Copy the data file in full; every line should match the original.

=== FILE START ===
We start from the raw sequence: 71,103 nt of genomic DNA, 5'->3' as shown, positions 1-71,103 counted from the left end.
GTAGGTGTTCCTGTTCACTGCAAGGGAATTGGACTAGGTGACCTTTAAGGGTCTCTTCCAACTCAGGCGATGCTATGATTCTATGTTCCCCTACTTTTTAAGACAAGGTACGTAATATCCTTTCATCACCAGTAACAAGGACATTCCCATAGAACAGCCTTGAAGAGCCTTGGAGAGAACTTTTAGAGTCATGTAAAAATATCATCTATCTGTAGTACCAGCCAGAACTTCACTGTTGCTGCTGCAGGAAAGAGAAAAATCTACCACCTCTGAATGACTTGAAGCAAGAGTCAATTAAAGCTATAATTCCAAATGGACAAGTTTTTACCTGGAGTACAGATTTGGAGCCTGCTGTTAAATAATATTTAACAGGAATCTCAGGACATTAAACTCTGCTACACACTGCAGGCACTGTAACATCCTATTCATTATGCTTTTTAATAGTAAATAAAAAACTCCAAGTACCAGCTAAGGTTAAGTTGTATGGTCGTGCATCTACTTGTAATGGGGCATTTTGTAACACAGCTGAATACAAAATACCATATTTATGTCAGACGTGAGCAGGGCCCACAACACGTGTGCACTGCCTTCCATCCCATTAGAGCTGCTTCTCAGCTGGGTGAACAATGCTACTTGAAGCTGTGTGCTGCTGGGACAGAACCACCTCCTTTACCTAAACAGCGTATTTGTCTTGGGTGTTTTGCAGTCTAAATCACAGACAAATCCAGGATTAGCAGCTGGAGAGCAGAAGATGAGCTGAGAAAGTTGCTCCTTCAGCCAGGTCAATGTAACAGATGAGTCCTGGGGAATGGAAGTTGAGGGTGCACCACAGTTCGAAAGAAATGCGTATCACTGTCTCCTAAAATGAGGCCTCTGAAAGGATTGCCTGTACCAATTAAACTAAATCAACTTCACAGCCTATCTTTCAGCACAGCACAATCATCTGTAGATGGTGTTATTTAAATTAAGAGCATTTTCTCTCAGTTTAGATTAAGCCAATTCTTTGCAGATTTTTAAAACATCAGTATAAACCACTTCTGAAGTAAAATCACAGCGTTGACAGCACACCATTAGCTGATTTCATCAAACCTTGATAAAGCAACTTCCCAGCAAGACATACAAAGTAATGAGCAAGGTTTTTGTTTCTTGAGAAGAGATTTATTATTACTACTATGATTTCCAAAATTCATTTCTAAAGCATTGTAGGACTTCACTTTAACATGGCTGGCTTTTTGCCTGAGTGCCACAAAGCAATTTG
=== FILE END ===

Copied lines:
We start from the raw sequence: 71,103 nt of genomic DNA, 5'->3' as shown, positions 1-71,103 counted from the left end.
GTAGGTGTTCCTGTTCACTGCAAGGGAATTGGACTAGGTGACCTTTAAGGGTCTCTTCCAACTCAGGCGATGCTATGATTCTATGTTCCCCTACTTTTTAAGACAAGGTACGTAATATCCTTTCATCACCAGTAACAAGGACATTCCCATAGAACAGCCTTGAAGAGCCTTGGAGAGAACTTTTAGAGTCATGTAAAAATATCATCTATCTGTAGTACCAGCCAGAACTTCACTGTTGCTGCTGCAGGAAAGAGAAAAATCTACCACCTCTGAATGACTTGAAGCAAGAGTCAATTAAAGCTATAATTCCAAATGGACAAGTTTTTACCTGGAGTACAGATTTGGAGCCTGCTGTTAAATAATATTTAACAGGAATCTCAGGACATTAAACTCTGCTACACACTGCAGGCACTGTAACATCCTATTCATTATGCTTTTTAATAGTAAATAAAAAACTCCAAGTACCAGCTAAGGTTAAGTTGTATGGTCGTGCATCTACTTGTAATGGGGCATTTTGTAACACAGCTGAATACAAAATACCATATTTATGTCAGACGTGAGCAGGGCCCACAACACGTGTGCACTGCCTTCCATCCCATTAGAGCTGCTTCTCAGCTGGGTGAACAATGCTACTTGAAGCTGTGTGCTGCTGGGACAGAACCACCTCCTTTACCTAAACAGCGTATTTGTCTTGGGTGTTTTGCAGTCTAAATCACAGACAAATCCAGGATTAGCAGCTGGAGAGCAGAAGATGAGCTGAGAAAGTTGCTCCTTCAGCCAGGTCAATGTAACAGATGAGTCCTGGGGAATGGAAGTTGAGGGTGCACCACAGTTCGAAAGAAATGCGTATCACTGTCTCCTAAAATGAGGCCTCTGAAAGGATTGCCTGTACCAATTAAACTAAATCAACTTCACAGCCTATCTTTCAGCACAGCACAATCATCTGTAGATGGTGTTATTTAAATTAAGAGCATTTTCTCTCAGTTTAGATTAAGCCAATTCTTTGCAGATTTTTAAAACATCAGTATAAACCACTTCTGAAGTAAAATCACAGCGTTGACAGCACACCATTAGCTGATTTCATCAAACCTTGATAAAGCAACTTCCCAGCAAGACATACAAAGTAATGAGCAAGGTTTTTGTTTCTTGAGAAGAGATTTATTATTACTACTATGATTTCCAAAATTCATTTCTAAAGCATTGTAGGACTTCACTTTAACATGGCTGGCTTTTTGCCTGAGTGCCACAAAGCAATTTG